Saturday, February 14, 2009
Another Spell in Black & White
My second selection for my hunker-down with movies was not everythingDavid Copperfield proved yet again to be, but interestingly, where it failed it failed for much the same reason that that film succeeded so well. Made in 1931, Rouben Mamoulian's film of Dr. Jekyll and Mr. Hyde, is acted in much the same style as Cukor's 1935 film. The supporting players, from butlers to gentlemen, from cabbies to whores, are just as good, but the principles, particularly Frederick March as Henry Jekyll, are sometimes painfully theatrical, the acting of a style, that while it suited almost perfectly Dickens' story from 1850, looks disproportionately broad and old fashioned in Stevenson's story from just 1886. Curious.
Miriam Hopkins, as Ivy, the prostitute controlled, abused and eventually murdered by Hyde, is quite sexy, with a still rather shocking pre-code show of nudity and desire in her first big scene, and she's quite good later on as she shakes apart under the pressure of being beauty to the beast, but her accent is laughably bad, particularly in contrast to some of the minor players, more obviously part of the British community in Hollywood. (Why did no one seem to mind in the audiences of the thirties and forties when the American leads so seldom sounded as English as their obviously English butlers, maids and landladies?)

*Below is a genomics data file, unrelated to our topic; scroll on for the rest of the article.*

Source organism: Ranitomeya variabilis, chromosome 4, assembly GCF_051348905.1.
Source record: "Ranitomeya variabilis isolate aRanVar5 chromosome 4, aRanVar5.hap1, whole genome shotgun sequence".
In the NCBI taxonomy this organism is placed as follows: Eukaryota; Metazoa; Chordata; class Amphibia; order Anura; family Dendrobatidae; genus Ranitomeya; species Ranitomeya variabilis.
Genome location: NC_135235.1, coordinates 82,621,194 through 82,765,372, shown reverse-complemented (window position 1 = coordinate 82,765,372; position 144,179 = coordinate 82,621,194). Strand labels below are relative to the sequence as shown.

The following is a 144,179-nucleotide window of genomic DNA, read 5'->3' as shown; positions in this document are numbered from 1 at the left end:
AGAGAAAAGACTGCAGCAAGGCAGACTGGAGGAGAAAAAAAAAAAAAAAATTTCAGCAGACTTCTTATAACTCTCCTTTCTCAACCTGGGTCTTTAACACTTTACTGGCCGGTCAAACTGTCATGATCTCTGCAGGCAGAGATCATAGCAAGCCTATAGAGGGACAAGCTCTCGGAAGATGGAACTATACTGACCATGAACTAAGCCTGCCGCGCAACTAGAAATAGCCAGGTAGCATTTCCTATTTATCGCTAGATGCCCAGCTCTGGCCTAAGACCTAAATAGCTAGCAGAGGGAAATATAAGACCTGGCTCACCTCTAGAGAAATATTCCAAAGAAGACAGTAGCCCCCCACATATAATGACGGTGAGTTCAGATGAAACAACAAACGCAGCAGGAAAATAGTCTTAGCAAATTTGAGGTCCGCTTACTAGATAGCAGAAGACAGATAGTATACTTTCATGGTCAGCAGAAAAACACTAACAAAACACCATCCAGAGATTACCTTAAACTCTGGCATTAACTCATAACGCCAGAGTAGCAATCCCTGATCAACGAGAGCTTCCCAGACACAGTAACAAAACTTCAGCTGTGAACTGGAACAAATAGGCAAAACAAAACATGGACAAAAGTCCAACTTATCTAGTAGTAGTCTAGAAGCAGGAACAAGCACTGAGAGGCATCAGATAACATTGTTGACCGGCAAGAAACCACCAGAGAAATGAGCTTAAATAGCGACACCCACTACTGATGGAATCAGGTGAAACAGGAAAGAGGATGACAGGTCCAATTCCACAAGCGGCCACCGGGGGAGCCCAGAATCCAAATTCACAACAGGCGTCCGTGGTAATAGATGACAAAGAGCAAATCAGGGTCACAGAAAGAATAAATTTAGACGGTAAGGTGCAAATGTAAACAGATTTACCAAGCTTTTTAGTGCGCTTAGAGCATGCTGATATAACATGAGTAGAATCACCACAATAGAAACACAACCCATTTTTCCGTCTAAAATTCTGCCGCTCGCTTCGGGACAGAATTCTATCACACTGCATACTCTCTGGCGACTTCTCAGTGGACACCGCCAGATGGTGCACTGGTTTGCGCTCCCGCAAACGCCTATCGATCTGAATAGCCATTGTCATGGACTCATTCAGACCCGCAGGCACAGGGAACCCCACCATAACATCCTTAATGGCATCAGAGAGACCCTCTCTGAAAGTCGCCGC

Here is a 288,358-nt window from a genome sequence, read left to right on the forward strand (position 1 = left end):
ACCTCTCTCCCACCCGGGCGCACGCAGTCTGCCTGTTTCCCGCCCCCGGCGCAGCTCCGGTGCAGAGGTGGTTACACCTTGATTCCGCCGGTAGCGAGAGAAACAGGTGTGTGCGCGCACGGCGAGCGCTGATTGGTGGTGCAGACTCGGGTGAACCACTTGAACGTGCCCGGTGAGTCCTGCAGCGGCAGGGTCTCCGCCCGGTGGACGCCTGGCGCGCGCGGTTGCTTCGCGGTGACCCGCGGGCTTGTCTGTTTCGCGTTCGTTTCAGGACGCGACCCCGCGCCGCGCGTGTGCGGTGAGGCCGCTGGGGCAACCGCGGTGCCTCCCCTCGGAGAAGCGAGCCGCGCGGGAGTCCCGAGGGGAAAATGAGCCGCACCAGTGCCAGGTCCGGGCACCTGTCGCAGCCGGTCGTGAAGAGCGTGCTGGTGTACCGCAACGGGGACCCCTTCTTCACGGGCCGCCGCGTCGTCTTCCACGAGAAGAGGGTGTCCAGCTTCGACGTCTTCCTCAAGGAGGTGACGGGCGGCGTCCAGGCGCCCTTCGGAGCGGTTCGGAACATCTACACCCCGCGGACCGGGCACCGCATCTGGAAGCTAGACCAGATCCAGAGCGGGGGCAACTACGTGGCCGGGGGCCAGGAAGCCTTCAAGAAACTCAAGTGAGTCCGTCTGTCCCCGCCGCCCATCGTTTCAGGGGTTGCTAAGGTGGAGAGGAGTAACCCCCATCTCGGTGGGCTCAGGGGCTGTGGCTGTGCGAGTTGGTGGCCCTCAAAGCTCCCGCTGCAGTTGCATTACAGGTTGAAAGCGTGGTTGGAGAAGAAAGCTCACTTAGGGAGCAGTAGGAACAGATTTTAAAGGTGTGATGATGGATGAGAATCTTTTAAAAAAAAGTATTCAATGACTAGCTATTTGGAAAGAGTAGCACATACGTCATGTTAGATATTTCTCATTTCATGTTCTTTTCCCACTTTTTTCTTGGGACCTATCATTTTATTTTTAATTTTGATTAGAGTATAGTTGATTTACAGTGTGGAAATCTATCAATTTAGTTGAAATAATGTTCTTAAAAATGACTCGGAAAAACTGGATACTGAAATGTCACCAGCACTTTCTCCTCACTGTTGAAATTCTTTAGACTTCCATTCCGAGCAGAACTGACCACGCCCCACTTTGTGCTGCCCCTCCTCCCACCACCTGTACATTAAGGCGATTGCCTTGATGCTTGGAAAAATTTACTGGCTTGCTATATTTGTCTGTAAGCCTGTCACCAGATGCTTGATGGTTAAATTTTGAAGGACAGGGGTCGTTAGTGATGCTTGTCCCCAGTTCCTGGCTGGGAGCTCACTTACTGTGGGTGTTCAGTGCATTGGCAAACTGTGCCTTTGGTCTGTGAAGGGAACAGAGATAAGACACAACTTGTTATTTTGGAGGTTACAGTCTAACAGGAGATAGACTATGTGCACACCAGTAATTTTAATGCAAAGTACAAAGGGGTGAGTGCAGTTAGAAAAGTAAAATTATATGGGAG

But it is March, in his Oscar winning dual role, who is most jarring, because his performance as Hyde is still one of the most remarkable jobs of acting ever filmed. He is genuinely weird, thrillingly so, particularly in his first transformation scene. He stretches and gibbers and barks from his first moment as Hyde, and when he looks in the mirror and shakes his fist and shouts "Free!" he is completely convincing, and genuinely frightening, still. In fact, all of March's scenes as Hyde are riveting, just as almost every moment he has as the romantic Jekyll is embarrassing. In the second half of the film, when Jekyll is tormented by what he has become, March is better. His confession of murder to his friend, though brief, suggests a naturalness and sincerity that might still move an audience. But such moments are rare. March's Hyde is so very good, one wonders how the same actor could be playing both parts. March is handsome as Jekyll, and even charming in some early scenes, and convincingly kind and troubled when Ivy comes to ask for Jekyll's protection, but in his opening lecture to the medical school, and particularly making love to an affect-less leading lady, he looks ridiculous.
And yet... no one has ever been a better Hyde. Hyde's seduction of Ivy in the theater, if such a violent scene can be called by that word, and his grotesque sadism in both scenes later on with Ivy, are among the most wildly theatrical, and absolutely riveting I've ever seen in film. There certainly have been better Jekylls, but I'm forced to say again, there was never a better actor as Mr. Hyde than Frederick March.